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Global ocean racing duo encourage more Australians to ‘achieve something remarkable’

22 OCT 2012

Global ocean racing duo encourage more Australians to ‘achieve something remarkable’

Global ocean racing duo encourage more Australians to ‘achieve something remarkable’

Sailing enthusiasts Lisa Blair 28, and Wayne Reed 57, decided to swap their day jobs for the adrenaline fuelled adventure of ocean racing and ended up helming Gold Coast Australia to win the world’s longest yacht race over 40,000 miles.

Wayne, who has worked for the Australian Defence Force for over 30 years, felt the time was finally right to turn his dream into reality, “I first heard about the Clipper Race ten years ago when reading a sailing magazine. I followed it for several years until I decided to do the race myself,” explained Wayne.

“The most exhilarating part of the race was certainly when we were caught in a fairly significant storm in the Southern Ocean where we had 50-60 knots of breeze, fairly huge swells and a big spinnaker up and we left it too late to pull the spinnaker down, so we had to keep it up and hope it would hold.”

Wayne actually signed up for the Clipper Race with his wife, Heather, but with one condition - they wanted to be on separate yachts.

“The main advantage of having your wife on the race, but on a separate boat, was that you had that period of separation during the race and we had each other in every port. A girl in every port for me and a sailor in every port for her,” added Wayne who now hopes to buy a cruising boat to continue their waterborne adventures together.

Crew can take on the full 40,000-mile circumnavigation, or one or more of eight legs. The race fleet takes almost a year to visit 15 ports of call on six continents. Conditions are variable, from the frustrations of the Doldrums with little or no wind to challenging everything Mother Nature has in her armoury.

Since winning the race aboard Gold Coast Australia, former shop assistant Lisa Blair has gone onto sail with one of the most accomplished sailors in the industry, Alex Thomson, who at 25 became the youngest skipper to win the Clipper Race back in 1999.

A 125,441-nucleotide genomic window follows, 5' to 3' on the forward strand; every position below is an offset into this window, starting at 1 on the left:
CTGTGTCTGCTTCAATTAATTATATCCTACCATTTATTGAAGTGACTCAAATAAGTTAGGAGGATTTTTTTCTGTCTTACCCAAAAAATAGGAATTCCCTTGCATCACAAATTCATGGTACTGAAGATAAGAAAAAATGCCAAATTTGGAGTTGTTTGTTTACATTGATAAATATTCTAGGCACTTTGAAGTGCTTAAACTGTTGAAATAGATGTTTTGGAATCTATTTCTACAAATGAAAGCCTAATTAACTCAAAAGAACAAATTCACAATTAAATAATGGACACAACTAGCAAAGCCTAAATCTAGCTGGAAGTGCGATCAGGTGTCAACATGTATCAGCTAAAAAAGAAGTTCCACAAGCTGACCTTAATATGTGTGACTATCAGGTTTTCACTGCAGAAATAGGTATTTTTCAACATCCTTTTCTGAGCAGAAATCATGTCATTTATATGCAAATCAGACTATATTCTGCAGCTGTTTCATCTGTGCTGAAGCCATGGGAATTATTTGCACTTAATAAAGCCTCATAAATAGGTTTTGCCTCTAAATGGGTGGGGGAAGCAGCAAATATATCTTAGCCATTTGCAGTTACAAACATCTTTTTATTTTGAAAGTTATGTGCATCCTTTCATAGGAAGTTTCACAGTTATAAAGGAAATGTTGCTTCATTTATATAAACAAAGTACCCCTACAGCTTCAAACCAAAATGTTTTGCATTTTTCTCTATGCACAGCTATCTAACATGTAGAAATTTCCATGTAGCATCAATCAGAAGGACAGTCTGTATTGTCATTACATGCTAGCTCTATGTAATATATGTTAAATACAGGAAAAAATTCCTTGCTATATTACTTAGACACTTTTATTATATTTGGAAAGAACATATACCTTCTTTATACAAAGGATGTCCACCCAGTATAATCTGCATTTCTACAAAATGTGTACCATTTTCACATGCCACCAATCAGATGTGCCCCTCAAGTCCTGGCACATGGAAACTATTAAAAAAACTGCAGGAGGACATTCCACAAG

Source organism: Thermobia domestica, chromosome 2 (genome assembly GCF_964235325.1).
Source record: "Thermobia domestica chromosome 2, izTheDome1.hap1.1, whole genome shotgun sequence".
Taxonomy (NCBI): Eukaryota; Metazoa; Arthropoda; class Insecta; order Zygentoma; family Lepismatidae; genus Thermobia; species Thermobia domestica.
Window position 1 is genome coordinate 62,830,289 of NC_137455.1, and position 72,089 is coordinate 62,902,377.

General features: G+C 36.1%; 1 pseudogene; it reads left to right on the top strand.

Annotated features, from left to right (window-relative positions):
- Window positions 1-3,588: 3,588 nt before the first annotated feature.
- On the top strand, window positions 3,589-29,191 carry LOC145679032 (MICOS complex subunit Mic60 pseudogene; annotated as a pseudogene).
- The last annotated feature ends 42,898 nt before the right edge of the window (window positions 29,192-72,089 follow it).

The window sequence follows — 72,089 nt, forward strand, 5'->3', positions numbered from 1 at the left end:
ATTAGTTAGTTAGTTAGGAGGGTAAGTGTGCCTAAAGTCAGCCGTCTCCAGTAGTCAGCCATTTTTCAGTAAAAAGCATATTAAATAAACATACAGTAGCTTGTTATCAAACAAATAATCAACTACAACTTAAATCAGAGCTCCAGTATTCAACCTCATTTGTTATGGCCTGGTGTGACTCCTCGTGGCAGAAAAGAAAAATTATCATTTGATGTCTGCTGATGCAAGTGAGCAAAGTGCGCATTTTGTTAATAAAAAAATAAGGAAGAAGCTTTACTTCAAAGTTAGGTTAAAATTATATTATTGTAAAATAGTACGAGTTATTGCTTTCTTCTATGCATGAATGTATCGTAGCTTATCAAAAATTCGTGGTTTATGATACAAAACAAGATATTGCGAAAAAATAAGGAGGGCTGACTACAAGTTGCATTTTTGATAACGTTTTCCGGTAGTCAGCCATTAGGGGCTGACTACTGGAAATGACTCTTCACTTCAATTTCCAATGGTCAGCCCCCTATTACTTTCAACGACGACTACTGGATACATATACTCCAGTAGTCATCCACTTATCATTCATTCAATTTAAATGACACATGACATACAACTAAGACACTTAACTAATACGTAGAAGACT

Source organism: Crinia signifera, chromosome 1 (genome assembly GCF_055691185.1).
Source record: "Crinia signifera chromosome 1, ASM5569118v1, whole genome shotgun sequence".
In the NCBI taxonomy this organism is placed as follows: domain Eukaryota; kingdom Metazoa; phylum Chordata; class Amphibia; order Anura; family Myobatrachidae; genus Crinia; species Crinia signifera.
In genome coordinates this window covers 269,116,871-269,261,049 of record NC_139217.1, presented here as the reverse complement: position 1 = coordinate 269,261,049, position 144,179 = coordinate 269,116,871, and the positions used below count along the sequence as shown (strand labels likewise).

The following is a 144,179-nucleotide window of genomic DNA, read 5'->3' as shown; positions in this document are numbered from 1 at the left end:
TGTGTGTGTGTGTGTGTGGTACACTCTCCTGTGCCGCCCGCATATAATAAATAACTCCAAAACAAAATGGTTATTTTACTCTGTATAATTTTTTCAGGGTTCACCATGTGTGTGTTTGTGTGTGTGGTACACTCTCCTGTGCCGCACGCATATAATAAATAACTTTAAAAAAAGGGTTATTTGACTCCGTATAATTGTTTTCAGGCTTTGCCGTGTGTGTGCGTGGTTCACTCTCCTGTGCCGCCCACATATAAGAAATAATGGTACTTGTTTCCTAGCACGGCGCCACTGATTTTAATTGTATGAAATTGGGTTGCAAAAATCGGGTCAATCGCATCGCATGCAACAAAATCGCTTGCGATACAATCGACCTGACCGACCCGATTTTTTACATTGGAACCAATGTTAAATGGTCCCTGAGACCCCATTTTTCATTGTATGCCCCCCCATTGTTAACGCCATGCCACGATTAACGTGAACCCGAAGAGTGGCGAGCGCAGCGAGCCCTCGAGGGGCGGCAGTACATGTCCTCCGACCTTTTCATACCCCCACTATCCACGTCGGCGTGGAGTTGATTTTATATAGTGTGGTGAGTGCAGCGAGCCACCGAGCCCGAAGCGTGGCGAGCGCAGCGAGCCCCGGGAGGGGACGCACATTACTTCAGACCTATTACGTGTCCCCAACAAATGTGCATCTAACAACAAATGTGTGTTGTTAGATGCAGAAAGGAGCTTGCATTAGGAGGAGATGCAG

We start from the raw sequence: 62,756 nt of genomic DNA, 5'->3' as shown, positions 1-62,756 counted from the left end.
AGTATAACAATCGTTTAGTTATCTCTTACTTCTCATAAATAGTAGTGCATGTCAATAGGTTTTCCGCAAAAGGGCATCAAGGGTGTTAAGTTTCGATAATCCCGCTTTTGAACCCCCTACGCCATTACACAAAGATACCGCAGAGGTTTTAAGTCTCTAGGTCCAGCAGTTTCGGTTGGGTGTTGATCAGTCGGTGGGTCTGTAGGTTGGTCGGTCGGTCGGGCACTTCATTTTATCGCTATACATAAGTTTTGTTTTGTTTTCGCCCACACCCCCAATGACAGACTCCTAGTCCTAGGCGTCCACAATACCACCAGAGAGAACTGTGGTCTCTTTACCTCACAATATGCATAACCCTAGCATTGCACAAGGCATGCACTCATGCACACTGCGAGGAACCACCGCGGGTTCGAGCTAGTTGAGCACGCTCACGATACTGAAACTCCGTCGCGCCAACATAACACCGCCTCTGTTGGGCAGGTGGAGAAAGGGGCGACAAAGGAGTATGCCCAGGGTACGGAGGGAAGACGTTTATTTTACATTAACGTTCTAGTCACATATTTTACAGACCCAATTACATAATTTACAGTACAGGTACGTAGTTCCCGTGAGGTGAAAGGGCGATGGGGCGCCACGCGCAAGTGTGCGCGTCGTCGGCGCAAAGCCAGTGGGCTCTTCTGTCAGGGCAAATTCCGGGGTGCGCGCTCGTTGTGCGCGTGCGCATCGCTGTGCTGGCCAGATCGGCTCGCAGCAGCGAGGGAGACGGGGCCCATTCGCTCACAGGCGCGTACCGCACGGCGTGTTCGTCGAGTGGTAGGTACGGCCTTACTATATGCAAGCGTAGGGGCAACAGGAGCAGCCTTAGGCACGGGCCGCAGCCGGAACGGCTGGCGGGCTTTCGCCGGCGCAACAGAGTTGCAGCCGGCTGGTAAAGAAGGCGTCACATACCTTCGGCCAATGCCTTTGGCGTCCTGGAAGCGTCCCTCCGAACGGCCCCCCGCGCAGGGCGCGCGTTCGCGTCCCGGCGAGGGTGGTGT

“One of the highlights for me was sailing in the Southern Ocean. It was such an incredible experience and seeing that landscape in person was just fantastic. The proudest moment had to be finishing the race in first place. Having completed the full circumnavigation and seeing so many boats come out to meet us and the thousands of people on the quayside cheering us on was just astounding,” said Lisa.

Both Wayne and Lisa have been selected by Clipper Race officials to star in one of a series of short online videos, which feature former crew because of the impact the race has had on their lives.  Their stories are also currently being showcased in 210 rail stations across Australia.

The ‘watch my story’ films can be watched here.

Skipper of the victorious Australian team, Richard Hewson, will be holding a presentation at the Southport Yacht Club on Sunday 28 October. The afternoon event offers attendees the opportunity to hear Richard reminisce about the challenge of guiding Gold Coast Australia around the world.

For more information contact Southport Yacht Club: assistant@southportyachtclub.com.au

Richard will also be presenting at the Cruising Yacht Club of Australia on Tuesday 30 October in Sydney.